Paul Beatty’s Reluctant Hero in The Sellout—Reinstitutes Segregation and Accidentally Acquires a Slave To Save his Hometown

The Sellout, Paul Beatty


Paul Beatty’s brilliant satire, The Sellout is about a present-day man who accidentally acquires a slave and loves his former town so much that he physically redefines its town lines and reinstitutes segregation. I bought the book because it sounded like a thought-provoking and challenging satire, one of the cover blurbs, called it “Swiftian satire of the highest order.” I assumed I would appreciate the humor and the authorial voice, but detest the protagonist. But Beatty created an incredibly likable character, one that truly means well but can’t help when strange things happen to him (like having a suicidal man he saved pledge his life as a slave to him). He ends up in the Supreme Court as a result of his trying to improve his community.

The Sellout isn’t magical realism, but it feels like fantastical realism. Fantastic in the sense that it’s unbelievable and unreal. There are things that just don’t happen: a cow getting castrated by a grammar school student on career day and then the cow riding home in the front of the farmer’s truck with his head sticking out the window. Also, a well meaning but kinda nutty guy, (the narrator), placing signs around town segregating public transportation, schools, and businesses. But real enough because the characters face very real contemporary problems and engage with actual history as well as public and political figures. His father argues with cops over a traffic turn and ends up being shot four times in the back. Beatty never references the term #BlackLivesMatter but his father’s death is all too real and reflects today’s current climate.*

This reluctant hero doesn’t choose a life of service but becomes invested in students’ lives. He never went shopping for a slave. He does not believe in white superiority. And yet, he ends up owning a slave and re-instituting segregation. These things are despicable and yet, our hero unintentionally reenters a world that everyone wants to forget. This hopeful forgetfulness is what distresses our hero so much. He understands that history is what helps. Who we are depends on where we come from—geographically, socio-economically, and familially. He realizes that people are still racist but use contemporary facts to posture that they are not. He argues “that for many people integration is a finite concept. Here, in America, ‘integration can be a cover-up. ‘I’m not racist. My prom date, second cousin, my president is black (or whatever).'” (Beatty, 168) For him, bringing segregation into the present day allows for a larger discourse. He argued that we were already segregated in so many ways but no one acknowledges it.

The Sellout, Paul Beatty

Dickens, the narrator’s hometown has been destroyed in the middle of the night: all signs are removed and the town is absorbed into neighboring cities. There is no discussion, no warning—one morning Dickens residents are no longer living in Dickens, nor are they Dickensians. Their hometown is taken away from them and consequentially, who they are, how they define themselves is also stolen in the middle of the night. This absorption indicates a desire to forget Dickens by name, physical location, and community. And this is why the narrator draws a physical line around the town. He is reclaiming his hometown, proclaiming his community’s existence, and fighting the destruction of his history.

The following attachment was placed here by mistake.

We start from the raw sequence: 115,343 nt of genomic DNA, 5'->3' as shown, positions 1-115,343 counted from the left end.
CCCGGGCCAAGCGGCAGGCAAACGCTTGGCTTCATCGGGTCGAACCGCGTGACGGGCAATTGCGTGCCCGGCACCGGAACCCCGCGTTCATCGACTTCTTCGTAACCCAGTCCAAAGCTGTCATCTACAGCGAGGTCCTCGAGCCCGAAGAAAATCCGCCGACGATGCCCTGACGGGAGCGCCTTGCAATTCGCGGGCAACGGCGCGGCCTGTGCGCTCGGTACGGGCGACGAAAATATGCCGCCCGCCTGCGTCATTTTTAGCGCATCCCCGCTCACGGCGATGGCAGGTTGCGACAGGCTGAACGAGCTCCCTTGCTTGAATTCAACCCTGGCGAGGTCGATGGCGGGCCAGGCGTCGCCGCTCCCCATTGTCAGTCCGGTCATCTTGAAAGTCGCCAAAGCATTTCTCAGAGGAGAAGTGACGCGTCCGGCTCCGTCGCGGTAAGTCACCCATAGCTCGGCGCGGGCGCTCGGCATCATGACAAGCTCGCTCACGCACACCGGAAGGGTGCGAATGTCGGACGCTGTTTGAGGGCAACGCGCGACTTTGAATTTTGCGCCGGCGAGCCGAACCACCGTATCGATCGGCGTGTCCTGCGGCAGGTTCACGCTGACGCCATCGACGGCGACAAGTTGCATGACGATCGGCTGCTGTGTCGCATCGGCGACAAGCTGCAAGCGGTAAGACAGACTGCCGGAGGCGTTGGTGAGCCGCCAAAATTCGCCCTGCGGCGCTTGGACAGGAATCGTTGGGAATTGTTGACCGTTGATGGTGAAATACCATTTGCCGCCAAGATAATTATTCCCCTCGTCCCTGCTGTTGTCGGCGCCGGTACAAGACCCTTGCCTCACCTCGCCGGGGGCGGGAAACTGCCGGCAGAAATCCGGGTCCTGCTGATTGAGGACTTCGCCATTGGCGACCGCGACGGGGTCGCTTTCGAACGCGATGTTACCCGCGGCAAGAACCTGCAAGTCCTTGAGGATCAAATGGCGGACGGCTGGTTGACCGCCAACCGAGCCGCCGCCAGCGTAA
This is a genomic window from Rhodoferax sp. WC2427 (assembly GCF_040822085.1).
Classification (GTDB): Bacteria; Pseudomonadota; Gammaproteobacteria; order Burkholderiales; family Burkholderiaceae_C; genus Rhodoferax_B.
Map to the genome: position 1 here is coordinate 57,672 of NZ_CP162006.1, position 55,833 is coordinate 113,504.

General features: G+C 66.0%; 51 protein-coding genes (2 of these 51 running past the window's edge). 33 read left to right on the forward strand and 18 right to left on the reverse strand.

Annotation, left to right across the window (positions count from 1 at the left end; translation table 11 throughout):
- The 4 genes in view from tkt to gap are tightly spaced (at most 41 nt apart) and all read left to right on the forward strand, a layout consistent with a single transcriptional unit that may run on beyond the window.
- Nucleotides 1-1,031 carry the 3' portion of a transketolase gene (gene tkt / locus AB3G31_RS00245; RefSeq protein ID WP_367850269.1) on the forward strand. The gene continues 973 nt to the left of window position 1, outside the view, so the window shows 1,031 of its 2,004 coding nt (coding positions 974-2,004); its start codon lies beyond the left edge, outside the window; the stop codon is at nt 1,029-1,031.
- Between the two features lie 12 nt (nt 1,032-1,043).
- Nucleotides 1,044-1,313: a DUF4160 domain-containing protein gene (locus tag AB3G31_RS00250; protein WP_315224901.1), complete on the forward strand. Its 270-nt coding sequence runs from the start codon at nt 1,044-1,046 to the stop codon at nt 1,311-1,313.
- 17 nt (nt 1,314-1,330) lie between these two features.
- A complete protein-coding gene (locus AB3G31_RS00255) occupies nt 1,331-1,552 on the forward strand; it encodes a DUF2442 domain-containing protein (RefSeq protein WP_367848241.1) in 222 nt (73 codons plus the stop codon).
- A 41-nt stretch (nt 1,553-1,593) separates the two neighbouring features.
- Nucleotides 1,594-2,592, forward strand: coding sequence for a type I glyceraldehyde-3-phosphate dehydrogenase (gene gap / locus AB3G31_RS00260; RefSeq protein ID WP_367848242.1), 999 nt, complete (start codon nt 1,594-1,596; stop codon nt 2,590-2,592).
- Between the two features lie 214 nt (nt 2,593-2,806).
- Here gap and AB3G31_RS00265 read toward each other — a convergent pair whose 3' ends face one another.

The narrator never gives us his first name, only his last, which is Me. He is called BonBon by his girlfriend, the Sellout by his father’s rival, and Massa by Hominy, his slave. His name is not important, who he is and where he is from, is how he defines himself. In college he majored in animal sciences and becomes a farmer in Dickens. He confesses, “who am i kidding? I’m a farmer, and farmers are natural segregationists.” (Beatty, 214)

It’s in the narrator’s nature to segregate. He creates signage and notes that it makes people “realize how far we’ve come and, more important, how far we have to go. On that bus it’s like the specter of segregation has brought Dickens together.” (Beatty, 163) By separating people, he is strengthening them. As a farmer, he realizes he can better nurture his crops by keeping similar items together. The narrator sees his segregation improve students’ attention spans, better their grades, and make safer more communal neighborhoods. Of course, not everyone sees the narrator as an accidental slave-owner and well intentioned segregationist. He ends up in the Supreme Court. He’s angered so many people. He is accused of pushing back African American rights. And all of this because he wanted to improve his hometown.

Touted as a satire and marketed to be humorous and thought-provoking; this book is so much more. It’s about a father-son relationship, it’s about the love for one’s hometown and community. And this book is a testament to great stories and a love of the English language. Beatty’s writing is so very Nabokovian. He writes with great care and love of America. He’s angry, yes, he’s pissed, as he should be, but one can be angry and filled with love at the same time. Why would his narrator try to improve his community if he didn’t care? Beatty’s narrator—farmer, slave-owner, segregationist, and surfer is likable and intelligent. He’s not some bumbling idiot who doesn’t know right from wrong. He knows. He’s incredibly aware of the past and wants to change the future.

*By term I mean the three words linked together and proceeded by a hashtag. To me, this book is an incredibly important book and speaks to why black lives matter. However, the narrator, while well-meaning, isn’t exactly political.

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